It's mainly good, old-fashioned larceny this week, with sticky-fingered cops in Kansas, New Mexico and Texas making the news, while a Louisiana justice of the peace was trying to earn a little on the side. Let's get right to it:
In Pointe a la Hache, Louisiana, a Plaquemine Parish justice of the peace was arrested on cocaine charges last week. Trish Buras, 26, was arrested as she he accompanied her boyfriend as he allegedly sold cocaine to undercover narcotics agents in Gretna. She is charged with conspiracy to distribute cocaine and possession of narcotics in the presence of a juvenile -- her six-month-old daughter, who was sitting in the car as the deal went down. According to the Plaquemine Parish Sheriff's Office, Buras and her boyfriend, LC Williams, 29, were suspected of dealing drugs and targeted for a sting. It was a small-time bust, though; the narcs gave Williams $200 to score, then arrested the pair when he returned with the coke.
In Topeka, Kansas, the case of former narcotics officer Tom Pfortmiller continues to reverberate. As noted earlier in this space, Pfortmiller was arrested in February on more than a hundred counts of misuse of public funds, theft, perjury, forgery and official misconduct for allegedly ripping off police drug-buy money. Then, in April, prosecutors announced they had to drop charges in a major methamphetamine case because Pfortmiller had stolen the evidence -- 4.5 pounds of speed. Now, Topeka's TV 13 News has reported that Shawnee County District Attorney Robert Hecht's investigation into the Pfortmiller case has implicated more officers and that as many as two dozen more drug cases could be dismissed as a result. Some officers have been placed on leave or reassigned, said Topeka Police Chief Eddie Klumpp. Stay tuned in Topeka.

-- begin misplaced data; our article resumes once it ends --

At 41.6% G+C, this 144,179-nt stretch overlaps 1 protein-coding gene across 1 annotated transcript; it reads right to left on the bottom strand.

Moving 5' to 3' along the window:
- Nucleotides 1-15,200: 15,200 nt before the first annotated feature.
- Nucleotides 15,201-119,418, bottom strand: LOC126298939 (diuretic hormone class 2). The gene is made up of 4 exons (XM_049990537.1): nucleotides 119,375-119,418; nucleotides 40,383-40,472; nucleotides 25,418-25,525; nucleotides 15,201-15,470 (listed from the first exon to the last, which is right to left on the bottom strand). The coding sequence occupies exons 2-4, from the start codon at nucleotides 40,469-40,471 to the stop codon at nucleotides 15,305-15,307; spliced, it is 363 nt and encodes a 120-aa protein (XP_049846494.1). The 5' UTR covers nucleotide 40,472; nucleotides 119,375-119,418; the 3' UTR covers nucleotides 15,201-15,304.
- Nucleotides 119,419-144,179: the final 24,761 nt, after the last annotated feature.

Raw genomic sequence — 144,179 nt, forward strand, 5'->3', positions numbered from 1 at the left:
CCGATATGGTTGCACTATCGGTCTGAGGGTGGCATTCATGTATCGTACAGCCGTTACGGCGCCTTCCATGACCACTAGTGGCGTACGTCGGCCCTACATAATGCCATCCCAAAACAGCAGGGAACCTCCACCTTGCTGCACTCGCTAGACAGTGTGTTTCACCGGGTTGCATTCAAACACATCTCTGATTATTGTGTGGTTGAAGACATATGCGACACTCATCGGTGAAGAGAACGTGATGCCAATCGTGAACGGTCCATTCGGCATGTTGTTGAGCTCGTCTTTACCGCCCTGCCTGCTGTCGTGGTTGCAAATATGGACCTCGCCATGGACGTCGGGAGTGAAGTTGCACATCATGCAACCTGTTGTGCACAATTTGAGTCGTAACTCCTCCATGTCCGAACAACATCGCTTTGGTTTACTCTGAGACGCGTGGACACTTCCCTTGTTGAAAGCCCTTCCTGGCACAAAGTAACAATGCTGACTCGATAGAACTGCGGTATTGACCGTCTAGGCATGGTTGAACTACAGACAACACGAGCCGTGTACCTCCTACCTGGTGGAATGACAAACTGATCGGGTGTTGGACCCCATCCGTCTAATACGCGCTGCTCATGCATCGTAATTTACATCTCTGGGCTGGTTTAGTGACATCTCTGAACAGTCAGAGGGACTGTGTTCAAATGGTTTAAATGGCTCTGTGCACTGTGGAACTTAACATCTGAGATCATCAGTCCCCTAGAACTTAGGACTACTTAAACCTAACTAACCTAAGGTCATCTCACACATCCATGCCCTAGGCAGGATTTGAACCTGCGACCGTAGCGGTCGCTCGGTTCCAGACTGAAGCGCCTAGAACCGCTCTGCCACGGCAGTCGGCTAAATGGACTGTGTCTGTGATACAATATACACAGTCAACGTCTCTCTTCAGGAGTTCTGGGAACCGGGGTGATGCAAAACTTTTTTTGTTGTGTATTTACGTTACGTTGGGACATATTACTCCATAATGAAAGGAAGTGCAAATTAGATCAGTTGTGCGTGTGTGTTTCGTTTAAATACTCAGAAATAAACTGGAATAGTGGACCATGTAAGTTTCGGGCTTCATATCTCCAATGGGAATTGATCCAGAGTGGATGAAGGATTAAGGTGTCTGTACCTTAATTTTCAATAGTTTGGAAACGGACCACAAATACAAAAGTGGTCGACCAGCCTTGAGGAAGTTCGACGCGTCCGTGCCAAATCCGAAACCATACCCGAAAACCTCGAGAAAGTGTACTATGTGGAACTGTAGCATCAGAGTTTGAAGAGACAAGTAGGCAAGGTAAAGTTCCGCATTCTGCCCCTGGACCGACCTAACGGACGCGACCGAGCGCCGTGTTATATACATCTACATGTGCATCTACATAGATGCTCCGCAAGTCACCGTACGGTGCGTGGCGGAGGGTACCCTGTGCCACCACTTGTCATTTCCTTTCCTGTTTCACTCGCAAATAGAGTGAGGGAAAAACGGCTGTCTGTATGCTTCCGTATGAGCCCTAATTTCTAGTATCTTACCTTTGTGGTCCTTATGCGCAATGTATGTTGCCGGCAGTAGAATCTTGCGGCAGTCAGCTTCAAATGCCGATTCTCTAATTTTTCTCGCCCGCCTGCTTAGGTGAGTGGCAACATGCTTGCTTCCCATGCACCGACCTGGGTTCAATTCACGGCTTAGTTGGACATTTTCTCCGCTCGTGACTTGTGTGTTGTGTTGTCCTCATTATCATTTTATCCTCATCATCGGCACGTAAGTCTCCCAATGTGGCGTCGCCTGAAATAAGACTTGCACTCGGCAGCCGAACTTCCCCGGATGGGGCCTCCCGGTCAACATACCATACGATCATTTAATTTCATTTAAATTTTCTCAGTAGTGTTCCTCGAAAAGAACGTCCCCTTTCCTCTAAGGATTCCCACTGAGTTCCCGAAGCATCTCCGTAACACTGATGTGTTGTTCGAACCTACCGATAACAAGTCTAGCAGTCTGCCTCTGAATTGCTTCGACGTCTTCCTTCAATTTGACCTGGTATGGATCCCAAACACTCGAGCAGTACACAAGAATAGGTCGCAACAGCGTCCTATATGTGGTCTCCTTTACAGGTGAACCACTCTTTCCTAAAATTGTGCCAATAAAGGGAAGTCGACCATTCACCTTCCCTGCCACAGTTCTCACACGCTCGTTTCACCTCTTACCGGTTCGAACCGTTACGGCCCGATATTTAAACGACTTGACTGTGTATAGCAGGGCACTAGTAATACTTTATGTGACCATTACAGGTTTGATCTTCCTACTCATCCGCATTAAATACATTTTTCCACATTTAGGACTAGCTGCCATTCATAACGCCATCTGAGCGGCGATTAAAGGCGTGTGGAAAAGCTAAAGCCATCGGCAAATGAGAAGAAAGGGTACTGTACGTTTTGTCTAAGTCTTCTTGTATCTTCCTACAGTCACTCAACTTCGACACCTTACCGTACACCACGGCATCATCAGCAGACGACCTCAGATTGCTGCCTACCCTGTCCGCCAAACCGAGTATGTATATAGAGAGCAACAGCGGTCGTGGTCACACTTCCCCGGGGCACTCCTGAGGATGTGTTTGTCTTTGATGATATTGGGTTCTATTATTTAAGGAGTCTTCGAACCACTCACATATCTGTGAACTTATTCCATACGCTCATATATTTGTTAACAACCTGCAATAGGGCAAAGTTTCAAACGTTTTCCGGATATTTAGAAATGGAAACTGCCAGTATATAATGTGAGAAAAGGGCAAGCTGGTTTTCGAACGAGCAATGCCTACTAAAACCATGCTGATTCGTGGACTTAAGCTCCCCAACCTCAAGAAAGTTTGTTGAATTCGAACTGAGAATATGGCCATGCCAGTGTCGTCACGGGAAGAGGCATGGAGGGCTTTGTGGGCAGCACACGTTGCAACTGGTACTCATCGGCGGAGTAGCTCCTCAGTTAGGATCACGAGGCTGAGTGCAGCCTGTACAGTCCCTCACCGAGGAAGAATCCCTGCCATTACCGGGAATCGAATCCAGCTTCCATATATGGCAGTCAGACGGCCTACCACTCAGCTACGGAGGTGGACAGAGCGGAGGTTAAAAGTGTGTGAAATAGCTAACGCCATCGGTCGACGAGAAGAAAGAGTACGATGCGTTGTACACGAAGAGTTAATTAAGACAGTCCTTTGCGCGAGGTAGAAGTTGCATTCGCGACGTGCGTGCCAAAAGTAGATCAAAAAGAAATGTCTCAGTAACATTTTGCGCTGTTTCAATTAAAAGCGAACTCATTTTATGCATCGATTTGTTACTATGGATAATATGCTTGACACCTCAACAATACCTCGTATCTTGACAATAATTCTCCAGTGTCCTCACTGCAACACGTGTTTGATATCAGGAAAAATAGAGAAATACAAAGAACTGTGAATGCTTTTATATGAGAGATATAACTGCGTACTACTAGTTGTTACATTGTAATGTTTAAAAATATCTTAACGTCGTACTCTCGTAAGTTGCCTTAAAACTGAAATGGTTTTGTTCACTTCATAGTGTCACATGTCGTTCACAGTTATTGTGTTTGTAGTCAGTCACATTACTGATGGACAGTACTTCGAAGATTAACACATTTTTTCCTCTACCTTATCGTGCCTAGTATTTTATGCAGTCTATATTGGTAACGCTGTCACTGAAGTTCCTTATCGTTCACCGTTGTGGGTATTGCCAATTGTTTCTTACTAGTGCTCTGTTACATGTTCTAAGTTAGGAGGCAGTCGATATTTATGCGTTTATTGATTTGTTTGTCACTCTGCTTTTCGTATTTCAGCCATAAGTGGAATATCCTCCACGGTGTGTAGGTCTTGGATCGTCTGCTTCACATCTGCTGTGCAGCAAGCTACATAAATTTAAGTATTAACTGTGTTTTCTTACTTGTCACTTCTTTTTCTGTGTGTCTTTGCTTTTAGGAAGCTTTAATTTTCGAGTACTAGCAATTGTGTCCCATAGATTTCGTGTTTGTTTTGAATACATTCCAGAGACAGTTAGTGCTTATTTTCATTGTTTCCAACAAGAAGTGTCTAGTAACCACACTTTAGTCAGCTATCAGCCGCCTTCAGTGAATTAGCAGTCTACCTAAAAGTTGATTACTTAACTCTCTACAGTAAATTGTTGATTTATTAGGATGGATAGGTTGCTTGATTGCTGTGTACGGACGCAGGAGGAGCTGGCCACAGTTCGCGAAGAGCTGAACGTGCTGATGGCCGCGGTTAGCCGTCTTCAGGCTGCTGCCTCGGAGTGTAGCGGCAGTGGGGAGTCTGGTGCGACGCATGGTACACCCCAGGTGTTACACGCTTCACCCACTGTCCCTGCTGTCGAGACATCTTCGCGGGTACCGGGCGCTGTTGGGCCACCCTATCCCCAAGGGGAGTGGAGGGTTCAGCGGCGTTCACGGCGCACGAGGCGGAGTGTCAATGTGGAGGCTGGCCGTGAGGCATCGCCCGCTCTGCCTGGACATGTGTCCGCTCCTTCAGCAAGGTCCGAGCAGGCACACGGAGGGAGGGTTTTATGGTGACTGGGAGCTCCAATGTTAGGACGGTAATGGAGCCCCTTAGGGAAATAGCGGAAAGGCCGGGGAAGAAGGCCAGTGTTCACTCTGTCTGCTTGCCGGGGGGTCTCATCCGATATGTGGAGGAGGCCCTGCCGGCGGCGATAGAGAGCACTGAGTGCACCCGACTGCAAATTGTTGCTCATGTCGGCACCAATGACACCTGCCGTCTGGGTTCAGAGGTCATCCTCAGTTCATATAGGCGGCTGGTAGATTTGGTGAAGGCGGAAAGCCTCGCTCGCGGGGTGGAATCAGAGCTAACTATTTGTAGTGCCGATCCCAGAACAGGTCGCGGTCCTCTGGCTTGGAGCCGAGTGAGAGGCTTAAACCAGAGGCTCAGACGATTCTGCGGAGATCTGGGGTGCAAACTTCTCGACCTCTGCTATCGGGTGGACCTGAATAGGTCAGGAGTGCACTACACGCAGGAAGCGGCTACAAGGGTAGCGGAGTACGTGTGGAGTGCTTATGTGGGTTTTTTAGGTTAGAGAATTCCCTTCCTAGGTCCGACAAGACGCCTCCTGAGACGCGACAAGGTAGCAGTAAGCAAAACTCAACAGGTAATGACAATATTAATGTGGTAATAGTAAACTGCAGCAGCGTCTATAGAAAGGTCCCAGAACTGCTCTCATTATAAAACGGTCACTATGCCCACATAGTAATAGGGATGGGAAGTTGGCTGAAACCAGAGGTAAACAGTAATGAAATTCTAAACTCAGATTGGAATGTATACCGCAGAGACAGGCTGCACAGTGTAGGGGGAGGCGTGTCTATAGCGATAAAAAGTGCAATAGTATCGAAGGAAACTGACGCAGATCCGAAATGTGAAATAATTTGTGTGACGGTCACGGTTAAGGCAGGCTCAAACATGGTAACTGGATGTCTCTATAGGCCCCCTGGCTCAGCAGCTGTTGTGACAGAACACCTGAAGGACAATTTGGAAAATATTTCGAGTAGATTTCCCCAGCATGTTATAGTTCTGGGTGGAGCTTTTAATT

In Albuquerque, KRQE News 13 reported July 22 that the New Mexico State Police have stolen evidence problems and police officers are the prime suspects. Among the missing items are $12,000 in cash, including $1900 seized from a Mexican national when white powder was found in his car. The powder turned out not to be dope, the Mexican was released, but his money was nowhere to be found. "Through the course of the investigation and the processing the money suddenly disappeared, it was no longer there," said State Police Chief Carlos Maldonado. "As near as we can tell, based on the evidence and based on the investigations that were conducted, an employee was responsible for taking that money." That employee was named as narcotics agent Steve Montoya. Bernalillo County prosecutors declined to press charges, but Montoya has been relieved of duty and is on administrative leave.
In Beaumont, Texas, the former head of the Orange County Sheriff's Office narcotics division pleaded guilty to felony theft July 22. Former Lt. Steve Mardis was sentenced to six years probation and fined $5,000 for trying to steal that same amount out of a cash seizure during a June 13 traffic stop. Deputies observed Mardis stuffing a wad of cash in his pants at the scene. Mardis put the money back before it was officially counted, but the damage had been done. He was fired four days later.